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Twitter and Branding

I’ve decided to have two Twitter profiles. Will this be helpful? I’m not sure. I feel like I already spend too much time on Twitter, but I need to try something new to reach more readers.


My general account is @WesleyMcCraw (I would love a follow) and my new one is @VampireFiction. @WesleyMcCraw will still be my unfiltered,  everything account. @VampireFiction will be my more horror focused account. It won’t have all my political posts and will be more focused on my darker fiction. All the tweets will be more branded and on message for a horror writer.

I’m not willing to let economics compromise @WesleyMcCraw, but I still need to market my books and short stories somehow. This way I won’t have to edit myself, yet I’ll still have tweets consistent to a brand I’m trying to create.


Day 8 of 9: Through the Cave

Super Bowl Sunday I stayed mostly at my desk all day. For quite a few hours I wasted time on Twitter. I finally got to writing around the time of the halftime show. I accomplished quite a bit the rest of the day, probably eight hours of writing out of the fourteen I was trying to write, but my confidence in my book is wavering.

This dark moment of the soul, when you think the feat is impossible because you seemed to have tried everything, is a natural stage when you are getting close to accomplishing a tough goal.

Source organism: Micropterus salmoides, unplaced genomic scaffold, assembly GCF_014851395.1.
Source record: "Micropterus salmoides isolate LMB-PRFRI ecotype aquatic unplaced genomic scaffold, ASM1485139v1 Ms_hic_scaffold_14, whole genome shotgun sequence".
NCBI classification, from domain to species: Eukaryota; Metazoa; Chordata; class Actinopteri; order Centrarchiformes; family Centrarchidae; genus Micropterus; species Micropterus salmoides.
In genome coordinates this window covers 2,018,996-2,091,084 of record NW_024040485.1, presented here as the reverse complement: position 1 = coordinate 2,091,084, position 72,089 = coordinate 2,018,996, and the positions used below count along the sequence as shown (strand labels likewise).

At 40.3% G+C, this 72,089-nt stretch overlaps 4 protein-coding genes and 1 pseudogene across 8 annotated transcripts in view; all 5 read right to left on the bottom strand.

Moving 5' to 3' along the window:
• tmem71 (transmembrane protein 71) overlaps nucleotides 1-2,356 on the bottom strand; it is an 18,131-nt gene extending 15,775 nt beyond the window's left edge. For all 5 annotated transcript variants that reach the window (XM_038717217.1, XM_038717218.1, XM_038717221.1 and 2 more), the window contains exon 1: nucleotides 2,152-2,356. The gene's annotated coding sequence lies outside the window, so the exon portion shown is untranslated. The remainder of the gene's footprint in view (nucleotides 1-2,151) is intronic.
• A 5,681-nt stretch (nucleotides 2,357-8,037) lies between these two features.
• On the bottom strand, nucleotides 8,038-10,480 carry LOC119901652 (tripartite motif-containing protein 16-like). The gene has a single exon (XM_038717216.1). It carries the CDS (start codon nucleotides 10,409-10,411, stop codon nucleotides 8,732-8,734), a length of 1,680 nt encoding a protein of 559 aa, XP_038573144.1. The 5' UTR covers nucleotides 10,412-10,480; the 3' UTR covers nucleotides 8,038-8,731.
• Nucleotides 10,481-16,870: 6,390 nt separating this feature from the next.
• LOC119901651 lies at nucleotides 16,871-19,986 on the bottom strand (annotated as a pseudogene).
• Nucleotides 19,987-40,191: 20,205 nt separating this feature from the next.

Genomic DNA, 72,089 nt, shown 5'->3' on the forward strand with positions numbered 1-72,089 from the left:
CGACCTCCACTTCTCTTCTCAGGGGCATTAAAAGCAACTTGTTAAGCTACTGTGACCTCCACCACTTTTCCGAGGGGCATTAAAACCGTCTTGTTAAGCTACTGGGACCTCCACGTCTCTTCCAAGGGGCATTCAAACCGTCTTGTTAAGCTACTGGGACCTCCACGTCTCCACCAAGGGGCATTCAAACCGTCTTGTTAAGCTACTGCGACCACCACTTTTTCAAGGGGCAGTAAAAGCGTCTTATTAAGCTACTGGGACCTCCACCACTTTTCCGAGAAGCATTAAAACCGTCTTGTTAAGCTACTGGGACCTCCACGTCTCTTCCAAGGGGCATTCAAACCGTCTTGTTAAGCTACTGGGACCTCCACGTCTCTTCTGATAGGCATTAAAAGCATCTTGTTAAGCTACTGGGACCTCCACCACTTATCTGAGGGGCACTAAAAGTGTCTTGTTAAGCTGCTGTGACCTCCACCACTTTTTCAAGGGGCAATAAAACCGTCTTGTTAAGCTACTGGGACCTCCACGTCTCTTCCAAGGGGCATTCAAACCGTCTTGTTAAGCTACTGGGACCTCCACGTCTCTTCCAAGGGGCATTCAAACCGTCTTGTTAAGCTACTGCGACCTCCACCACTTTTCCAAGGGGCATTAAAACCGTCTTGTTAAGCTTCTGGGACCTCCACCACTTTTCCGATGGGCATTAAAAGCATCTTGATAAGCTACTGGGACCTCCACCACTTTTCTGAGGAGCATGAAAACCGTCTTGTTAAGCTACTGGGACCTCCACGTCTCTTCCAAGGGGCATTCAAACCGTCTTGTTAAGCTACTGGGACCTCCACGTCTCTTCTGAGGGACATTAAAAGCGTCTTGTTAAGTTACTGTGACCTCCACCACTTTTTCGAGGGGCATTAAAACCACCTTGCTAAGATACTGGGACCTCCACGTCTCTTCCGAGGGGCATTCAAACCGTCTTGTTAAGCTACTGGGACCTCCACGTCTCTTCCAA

Art-Illustration-Magic-Mushrooms1You put a lot of work into a section and it just doesn’t work and you fear it never will. Sometimes it needs to be cut or rearrange, but if you have done all the work, and you’ve fixed all the big problems, the writing still might be in a form that seems awful to you.

This is usually right before it gets good.

When you are in that dark cave, you have to keep going.

It’s an odd thing that happens, reaching the light. I’ll work on a chapter and work on it, and it will spring to life unexpectedly. I can often feel the shift like it’s a bit of magic.

This has not yet happened with the problem section, a talky bit around chapter seven.  But I have faith. I’ll get through the dark cave and reach the other side if I keep at it. It’s just the nature of the work.

Current draft status: The first six chapters are mostly finished. I’m still working on the hard copy of eight and nine. I’ll try my hardest to finish the draft on day nine, Tuesday, but I worry I still have too much left to do.

Day 3 of 9: Learn from Yesterday

I had high hopes for progress yesterday.


I got to a coffee shop, wrote my blog post, but then got distracted by Twitter. I made some progress on chapter four, but only made it halfway through. And then went back to Twitter again.

Twitter can validate or reject you or both, and rejection can zap your willpower to write and get stuff done. Lesson learned. Twitter interaction can be saved for after writing, so I don’t run the risk of feeling rejected and unmotivated.